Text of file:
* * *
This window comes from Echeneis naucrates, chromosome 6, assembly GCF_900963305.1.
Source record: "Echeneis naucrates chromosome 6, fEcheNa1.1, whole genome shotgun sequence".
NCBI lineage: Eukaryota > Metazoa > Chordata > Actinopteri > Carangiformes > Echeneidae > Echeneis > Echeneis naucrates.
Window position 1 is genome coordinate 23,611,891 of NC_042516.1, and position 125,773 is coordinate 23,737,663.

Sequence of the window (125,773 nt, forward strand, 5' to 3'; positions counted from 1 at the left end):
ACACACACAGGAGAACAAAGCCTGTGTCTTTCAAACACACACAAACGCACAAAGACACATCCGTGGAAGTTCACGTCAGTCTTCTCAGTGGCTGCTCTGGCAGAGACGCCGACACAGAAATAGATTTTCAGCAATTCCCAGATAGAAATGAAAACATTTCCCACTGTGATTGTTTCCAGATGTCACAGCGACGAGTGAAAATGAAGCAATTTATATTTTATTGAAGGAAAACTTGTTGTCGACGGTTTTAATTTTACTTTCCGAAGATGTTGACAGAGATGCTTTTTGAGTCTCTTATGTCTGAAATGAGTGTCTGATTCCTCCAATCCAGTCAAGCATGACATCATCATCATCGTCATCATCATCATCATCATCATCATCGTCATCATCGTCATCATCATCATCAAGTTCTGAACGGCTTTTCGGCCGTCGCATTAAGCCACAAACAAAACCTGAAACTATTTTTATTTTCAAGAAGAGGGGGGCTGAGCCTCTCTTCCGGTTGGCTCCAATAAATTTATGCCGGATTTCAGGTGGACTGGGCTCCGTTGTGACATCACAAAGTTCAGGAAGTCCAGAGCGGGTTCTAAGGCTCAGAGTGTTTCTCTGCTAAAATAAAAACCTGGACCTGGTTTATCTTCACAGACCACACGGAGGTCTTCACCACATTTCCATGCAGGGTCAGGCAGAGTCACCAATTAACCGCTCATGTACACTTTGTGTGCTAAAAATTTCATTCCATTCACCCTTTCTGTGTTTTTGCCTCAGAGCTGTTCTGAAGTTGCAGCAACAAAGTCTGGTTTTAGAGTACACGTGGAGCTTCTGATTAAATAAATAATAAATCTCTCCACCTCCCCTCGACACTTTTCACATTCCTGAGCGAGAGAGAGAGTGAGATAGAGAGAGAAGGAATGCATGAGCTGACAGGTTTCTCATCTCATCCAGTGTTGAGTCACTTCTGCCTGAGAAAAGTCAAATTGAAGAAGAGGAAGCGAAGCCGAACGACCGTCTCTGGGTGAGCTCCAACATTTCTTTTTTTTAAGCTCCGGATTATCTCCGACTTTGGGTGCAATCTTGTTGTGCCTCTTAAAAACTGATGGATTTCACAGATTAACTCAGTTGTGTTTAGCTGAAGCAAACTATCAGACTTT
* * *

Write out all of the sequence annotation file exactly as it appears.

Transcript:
This window comes from Echeneis naucrates, chromosome 6, assembly GCF_900963305.1.
Source record: "Echeneis naucrates chromosome 6, fEcheNa1.1, whole genome shotgun sequence".
NCBI lineage: Eukaryota > Metazoa > Chordata > Actinopteri > Carangiformes > Echeneidae > Echeneis > Echeneis naucrates.
Window position 1 is genome coordinate 23,611,891 of NC_042516.1, and position 125,773 is coordinate 23,737,663.

Sequence of the window (125,773 nt, forward strand, 5' to 3'; positions counted from 1 at the left end):
ACACACACAGGAGAACAAAGCCTGTGTCTTTCAAACACACACAAACGCACAAAGACACATCCGTGGAAGTTCACGTCAGTCTTCTCAGTGGCTGCTCTGGCAGAGACGCCGACACAGAAATAGATTTTCAGCAATTCCCAGATAGAAATGAAAACATTTCCCACTGTGATTGTTTCCAGATGTCACAGCGACGAGTGAAAATGAAGCAATTTATATTTTATTGAAGGAAAACTTGTTGTCGACGGTTTTAATTTTACTTTCCGAAGATGTTGACAGAGATGCTTTTTGAGTCTCTTATGTCTGAAATGAGTGTCTGATTCCTCCAATCCAGTCAAGCATGACATCATCATCATCGTCATCATCATCATCATCATCATCATCGTCATCATCGTCATCATCATCATCAAGTTCTGAACGGCTTTTCGGCCGTCGCATTAAGCCACAAACAAAACCTGAAACTATTTTTATTTTCAAGAAGAGGGGGGCTGAGCCTCTCTTCCGGTTGGCTCCAATAAATTTATGCCGGATTTCAGGTGGACTGGGCTCCGTTGTGACATCACAAAGTTCAGGAAGTCCAGAGCGGGTTCTAAGGCTCAGAGTGTTTCTCTGCTAAAATAAAAACCTGGACCTGGTTTATCTTCACAGACCACACGGAGGTCTTCACCACATTTCCATGCAGGGTCAGGCAGAGTCACCAATTAACCGCTCATGTACACTTTGTGTGCTAAAAATTTCATTCCATTCACCCTTTCTGTGTTTTTGCCTCAGAGCTGTTCTGAAGTTGCAGCAACAAAGTCTGGTTTTAGAGTACACGTGGAGCTTCTGATTAAATAAATAATAAATCTCTCCACCTCCCCTCGACACTTTTCACATTCCTGAGCGAGAGAGAGAGTGAGATAGAGAGAGAAGGAATGCATGAGCTGACAGGTTTCTCATCTCATCCAGTGTTGAGTCACTTCTGCCTGAGAAAAGTCAAATTGAAGAAGAGGAAGCGAAGCCGAACGACCGTCTCTGGGTGAGCTCCAACATTTCTTTTTTTTAAGCTCCGGATTATCTCCGACTTTGGGTGCAATCTTGTTGTGCCTCTTAAAAACTGATGGATTTCACAGATTAACTCAGTTGTGTTTAGCTGAAGCAAACTATCAGACTTT